CLASH OF COMMENTS: Should Obama have apologised for the atomic bomb while visiting Hiroshima?

Elliot Banks and Dom Smithies discuss whether President Obama made the right move in apologising for the Hiroshima nuclear bombing, an attack that was launched before he was even born

Image: Wikimedia

YES – Dom Smithies

Is it too late to say sorry? No Bieber, it isn’t. Obama’s visit to Hiroshima was certainly a step in the right direction, but his lack of apology has been criticised and I’m leaning towards the critics.

He’s the first US president to visit Hiroshima, where an atomic bomb, deployed by the US, ended the Second World War – a rhetoric which arguably justifies its use. It was done in response to the surprise attack on Pearl Harbour, where 2,335 neutral military personnel and 68 civilians were killed.

The atomic bomb, however, destroyed an entire city; it killed over 100,000 people in Hiroshima, with roughly half of those deaths occurring in the first day and the other half by  prolonged suffering. Three days later, before the Japanese could fully comprehend the damage and destruction, Nagasaki was also bombed and a further 50,000+ died. The war ended soon after.

Now I want to quickly clarify that I am ready to condemn Pearl Harbour and think it deserves an apology, particularly as a pacifist. But regardless of my anti-war attitude – which I’m not going to consider here – there is decorum, ethical war theory, in declaring war and in how you act when at war.

Jus in bello – how you should act when at war – considers factors such as ‘distinction’, ‘proportionality’, ‘military necessity’, ‘fair treatment of prisoners of war’ and ‘no means malum in se’. Acts of war are unethical and condemnable, and so should be apologised for when they breach this. Attacking non-military objectives (Hiroshima and Nagasaki, for example), harming those who are no longer a threat while at war (Nagasaki, arguably), use of indiscriminte weapons (like atomic bombs), or attacking neutral targets (like Pearl Harbour).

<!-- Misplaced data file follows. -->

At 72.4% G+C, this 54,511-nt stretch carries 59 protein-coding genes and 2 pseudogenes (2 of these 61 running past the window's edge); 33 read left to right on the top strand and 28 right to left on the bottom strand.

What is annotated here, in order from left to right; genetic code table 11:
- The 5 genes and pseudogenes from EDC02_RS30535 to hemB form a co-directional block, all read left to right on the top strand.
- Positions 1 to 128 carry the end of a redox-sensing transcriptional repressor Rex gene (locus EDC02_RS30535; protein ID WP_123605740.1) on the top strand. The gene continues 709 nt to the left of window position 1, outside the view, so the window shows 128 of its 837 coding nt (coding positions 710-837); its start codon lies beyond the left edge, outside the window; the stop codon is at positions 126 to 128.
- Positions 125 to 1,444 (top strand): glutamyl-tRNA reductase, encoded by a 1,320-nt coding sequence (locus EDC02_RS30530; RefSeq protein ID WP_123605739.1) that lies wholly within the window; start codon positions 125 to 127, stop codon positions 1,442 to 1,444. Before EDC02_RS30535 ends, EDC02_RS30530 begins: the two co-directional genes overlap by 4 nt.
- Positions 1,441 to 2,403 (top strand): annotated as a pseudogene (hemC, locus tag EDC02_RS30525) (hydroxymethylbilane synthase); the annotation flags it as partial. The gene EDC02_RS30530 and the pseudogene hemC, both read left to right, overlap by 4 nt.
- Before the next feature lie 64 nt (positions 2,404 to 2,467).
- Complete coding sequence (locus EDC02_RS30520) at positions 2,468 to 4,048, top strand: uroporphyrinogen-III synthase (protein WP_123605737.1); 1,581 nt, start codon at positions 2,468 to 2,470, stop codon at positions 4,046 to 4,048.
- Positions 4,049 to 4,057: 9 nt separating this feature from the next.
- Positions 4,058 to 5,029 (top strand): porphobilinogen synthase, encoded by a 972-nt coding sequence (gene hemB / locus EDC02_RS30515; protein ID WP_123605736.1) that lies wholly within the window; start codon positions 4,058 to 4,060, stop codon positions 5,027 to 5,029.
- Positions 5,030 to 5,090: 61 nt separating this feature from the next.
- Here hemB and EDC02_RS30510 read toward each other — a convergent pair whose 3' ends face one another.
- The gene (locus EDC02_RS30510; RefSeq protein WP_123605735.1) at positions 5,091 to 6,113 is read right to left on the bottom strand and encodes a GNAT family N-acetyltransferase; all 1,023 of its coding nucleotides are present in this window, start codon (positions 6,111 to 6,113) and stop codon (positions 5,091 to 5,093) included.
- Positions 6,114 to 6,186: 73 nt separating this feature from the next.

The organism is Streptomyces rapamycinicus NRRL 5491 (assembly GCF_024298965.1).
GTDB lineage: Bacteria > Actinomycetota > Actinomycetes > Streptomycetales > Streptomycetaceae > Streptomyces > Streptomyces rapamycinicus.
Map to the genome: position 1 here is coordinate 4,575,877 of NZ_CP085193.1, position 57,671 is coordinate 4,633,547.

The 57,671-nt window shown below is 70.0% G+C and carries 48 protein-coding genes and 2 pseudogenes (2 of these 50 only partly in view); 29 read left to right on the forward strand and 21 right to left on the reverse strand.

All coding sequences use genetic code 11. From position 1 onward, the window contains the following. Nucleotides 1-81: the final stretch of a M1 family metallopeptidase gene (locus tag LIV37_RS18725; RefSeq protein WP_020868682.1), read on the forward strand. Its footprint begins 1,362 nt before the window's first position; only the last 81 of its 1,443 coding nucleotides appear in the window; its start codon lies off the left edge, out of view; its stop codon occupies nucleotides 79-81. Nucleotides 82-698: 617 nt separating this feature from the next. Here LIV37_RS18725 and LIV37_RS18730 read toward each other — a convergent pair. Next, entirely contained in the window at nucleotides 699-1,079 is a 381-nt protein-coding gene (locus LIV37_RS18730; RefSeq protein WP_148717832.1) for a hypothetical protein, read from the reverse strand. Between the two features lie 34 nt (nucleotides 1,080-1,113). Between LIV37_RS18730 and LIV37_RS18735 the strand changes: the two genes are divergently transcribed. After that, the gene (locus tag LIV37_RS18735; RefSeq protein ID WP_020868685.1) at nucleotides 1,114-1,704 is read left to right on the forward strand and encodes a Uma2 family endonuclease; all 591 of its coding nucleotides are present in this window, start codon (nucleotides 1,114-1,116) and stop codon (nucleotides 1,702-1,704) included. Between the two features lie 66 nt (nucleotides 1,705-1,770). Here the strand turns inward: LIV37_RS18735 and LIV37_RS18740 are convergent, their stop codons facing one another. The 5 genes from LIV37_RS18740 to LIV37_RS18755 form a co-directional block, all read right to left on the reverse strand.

Two wrongs do not make a right. I don’t like war. Unethical war practices even more so. If you’re going to do something which results in innocent people suffering, you have to be doing it for the right reasons and in the right way. The use of an atomic bomb is not the right way. Nuclear bombs are used now as a deterrent, as an ‘if you do something wrong, so will I and you will suffer immeasurably’.

At every juncture of war, innocents suffer. Such suffering is a by-product of a brutal and embarrassing part of human history – but, granted, it is often defensible.

Whether you prescribe to ethical war theory, or question whether wars are ethical at all (like myself) in this context the point I would like to emphasise is this: The bombing of Hiroshima and Nagasaki lead to untold suffering, but ended the war. So is it defensible?